"No one has mentioned the sound quality! Yes, it is all digital and there are none of the usual analog problems. However, the bandwidth and thus the fidelity, is quite bad in many cases. Both systems [XM and SIRIUS] talk about “CD quality”. Well, yes, CD clarity perhaps, but not CD quality. Both companies use compression techniques to cram as much as they can down that soda-straw of bandwidth."
And what about the commercials? An understanding of "Commercial-free" for the entire service (an understanding not specifically stated by the companies, but pretty much implied), paved the way for "100% commercial-free music". From there, suddenly XM Radio was boasting "…the most commercial-free music channels in satellite radio." guide Corey Deitz understands the confusion there:
"Notice it doesn’t flat out state they are all commercial-free. Increasing the number of channels allowed the company to boast of quantity – which can easily be misinterpreted by an average listener to mean they are all commercial-free."
He's even wondered "What Exactly Is The Definition of Commercial-Free?" noting that:
"A radio station (or stream) is entitled to promote itself but it’s also common knowledge in the Radio Industry based on perceptual studies that a typical listener perceives a promo as a commercial and does not differentiate between the two."
That fact, is reconfirmed by well respected radio consultant Mike McVay from McVay Media, as quoted by Mr. Deitz,
"[Radio stations] :15 promos, traffic commercials, weather commercials, sold and sponsored PSA's, and community activity calendars that are sponsored. They do not count these as part of their commercial load. The listeners always count them as part of the commercial load. Listeners hear anything that is not music or entertainment as a commercial."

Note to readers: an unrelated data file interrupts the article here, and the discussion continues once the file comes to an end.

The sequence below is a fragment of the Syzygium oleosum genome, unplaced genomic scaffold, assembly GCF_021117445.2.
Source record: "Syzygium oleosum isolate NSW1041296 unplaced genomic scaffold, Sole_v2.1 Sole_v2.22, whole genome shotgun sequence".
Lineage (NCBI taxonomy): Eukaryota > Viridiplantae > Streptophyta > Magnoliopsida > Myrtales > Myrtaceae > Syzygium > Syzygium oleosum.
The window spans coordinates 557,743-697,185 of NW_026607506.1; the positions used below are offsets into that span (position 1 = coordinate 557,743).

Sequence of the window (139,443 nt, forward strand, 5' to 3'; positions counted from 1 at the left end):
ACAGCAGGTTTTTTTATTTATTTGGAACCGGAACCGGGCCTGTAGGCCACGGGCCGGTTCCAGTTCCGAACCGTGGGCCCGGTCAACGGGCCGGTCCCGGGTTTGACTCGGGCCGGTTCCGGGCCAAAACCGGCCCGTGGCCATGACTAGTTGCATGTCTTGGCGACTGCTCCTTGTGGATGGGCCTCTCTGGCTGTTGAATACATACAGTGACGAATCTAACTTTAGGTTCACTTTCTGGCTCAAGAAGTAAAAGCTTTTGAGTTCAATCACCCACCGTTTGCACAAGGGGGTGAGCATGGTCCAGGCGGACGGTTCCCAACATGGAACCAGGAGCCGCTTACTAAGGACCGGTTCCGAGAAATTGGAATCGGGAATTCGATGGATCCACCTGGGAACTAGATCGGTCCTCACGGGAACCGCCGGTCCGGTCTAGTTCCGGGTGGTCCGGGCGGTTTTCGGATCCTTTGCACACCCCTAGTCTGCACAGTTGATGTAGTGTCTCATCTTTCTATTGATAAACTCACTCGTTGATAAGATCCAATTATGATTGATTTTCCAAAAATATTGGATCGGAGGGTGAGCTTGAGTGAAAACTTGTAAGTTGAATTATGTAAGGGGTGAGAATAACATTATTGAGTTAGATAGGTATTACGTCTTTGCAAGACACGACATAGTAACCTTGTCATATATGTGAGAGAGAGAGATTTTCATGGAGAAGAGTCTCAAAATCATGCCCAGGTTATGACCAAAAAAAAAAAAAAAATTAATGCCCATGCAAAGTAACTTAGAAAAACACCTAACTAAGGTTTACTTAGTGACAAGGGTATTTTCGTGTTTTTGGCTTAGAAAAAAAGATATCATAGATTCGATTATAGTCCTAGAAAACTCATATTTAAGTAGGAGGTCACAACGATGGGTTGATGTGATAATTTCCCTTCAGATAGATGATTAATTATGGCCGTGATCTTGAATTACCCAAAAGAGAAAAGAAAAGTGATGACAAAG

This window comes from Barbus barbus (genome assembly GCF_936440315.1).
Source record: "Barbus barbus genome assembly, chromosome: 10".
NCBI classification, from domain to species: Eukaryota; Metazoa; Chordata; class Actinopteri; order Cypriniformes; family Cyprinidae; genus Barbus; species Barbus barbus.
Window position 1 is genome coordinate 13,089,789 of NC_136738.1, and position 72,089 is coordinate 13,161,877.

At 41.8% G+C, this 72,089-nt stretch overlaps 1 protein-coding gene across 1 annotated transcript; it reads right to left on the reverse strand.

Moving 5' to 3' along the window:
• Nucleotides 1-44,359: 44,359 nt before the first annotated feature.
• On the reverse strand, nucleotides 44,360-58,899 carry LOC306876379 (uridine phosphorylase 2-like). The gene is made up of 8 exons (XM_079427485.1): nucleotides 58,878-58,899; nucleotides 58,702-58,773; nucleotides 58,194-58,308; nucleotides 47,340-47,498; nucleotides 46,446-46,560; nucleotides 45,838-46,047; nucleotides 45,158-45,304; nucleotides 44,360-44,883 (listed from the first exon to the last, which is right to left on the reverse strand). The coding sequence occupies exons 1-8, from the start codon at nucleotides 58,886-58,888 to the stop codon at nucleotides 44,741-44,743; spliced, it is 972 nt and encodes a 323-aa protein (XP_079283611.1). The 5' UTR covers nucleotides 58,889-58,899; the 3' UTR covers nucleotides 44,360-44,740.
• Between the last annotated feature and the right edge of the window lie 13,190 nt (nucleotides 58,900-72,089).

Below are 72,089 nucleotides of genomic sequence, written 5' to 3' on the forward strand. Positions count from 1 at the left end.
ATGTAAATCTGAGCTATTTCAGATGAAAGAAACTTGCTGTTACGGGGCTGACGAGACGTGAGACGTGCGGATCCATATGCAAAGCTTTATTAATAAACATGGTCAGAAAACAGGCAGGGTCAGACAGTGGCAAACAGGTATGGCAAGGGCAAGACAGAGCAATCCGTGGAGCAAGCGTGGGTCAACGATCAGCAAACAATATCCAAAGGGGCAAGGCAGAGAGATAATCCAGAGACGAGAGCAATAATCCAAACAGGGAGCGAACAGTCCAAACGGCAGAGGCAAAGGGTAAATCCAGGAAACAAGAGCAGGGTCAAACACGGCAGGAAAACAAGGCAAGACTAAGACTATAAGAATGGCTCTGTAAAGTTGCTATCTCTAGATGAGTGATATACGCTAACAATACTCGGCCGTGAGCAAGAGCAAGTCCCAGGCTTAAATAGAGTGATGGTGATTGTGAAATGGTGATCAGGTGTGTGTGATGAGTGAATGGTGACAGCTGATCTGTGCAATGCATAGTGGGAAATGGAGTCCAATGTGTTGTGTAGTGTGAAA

Today, upon visiting the XM Radio site, I don't see any obvious mention of commercials until clicking a few layers deeper, where I was tempted with promises of "commercial-free music", but that's not even true, as some music channels, run by Clear Channel. also contain commercials, now.

So, as far as variety of content, satellite radio services win. Again, Chuck Gage:
"...Americans will go for quantity over quality, sadly, any day."
So what does this all mean? The advantages of HD Radio should be clear. There should be greater sound quality, more variety due to increased numbers of channels, and fewer commercials. But those advantages already aren't true, even as Ibiquity's shill site still proclaims "CD-quality sound" and "crystal clear reception". Variety? Well, honestly, do you see more variety as the same people get access to more channels? Look at Clear Channel. They went from 173 radio stations in 1997, to 1,400 stations in 2004, and has the variety increased? No. Most stations are network downlinks, or voice-tracked remotely to sound identical to stations in other formats. And fewer commercials? Don't count on it.

So the verdict from a guy who has listened to, installed and maintained an HD Radio transmitter, and deals with this stuff on a daily basis? Stay away, and save your money. There's no need, at least yet, to update your radio facilities and broadcast sites for HD Radio, and there's even less need for you to dump your ghetto blaster in favor of an outrageously priced HD Radio. Forget the hype, and for a good laugh, go visit Or, just go listen to your AM-Stereo set, instead.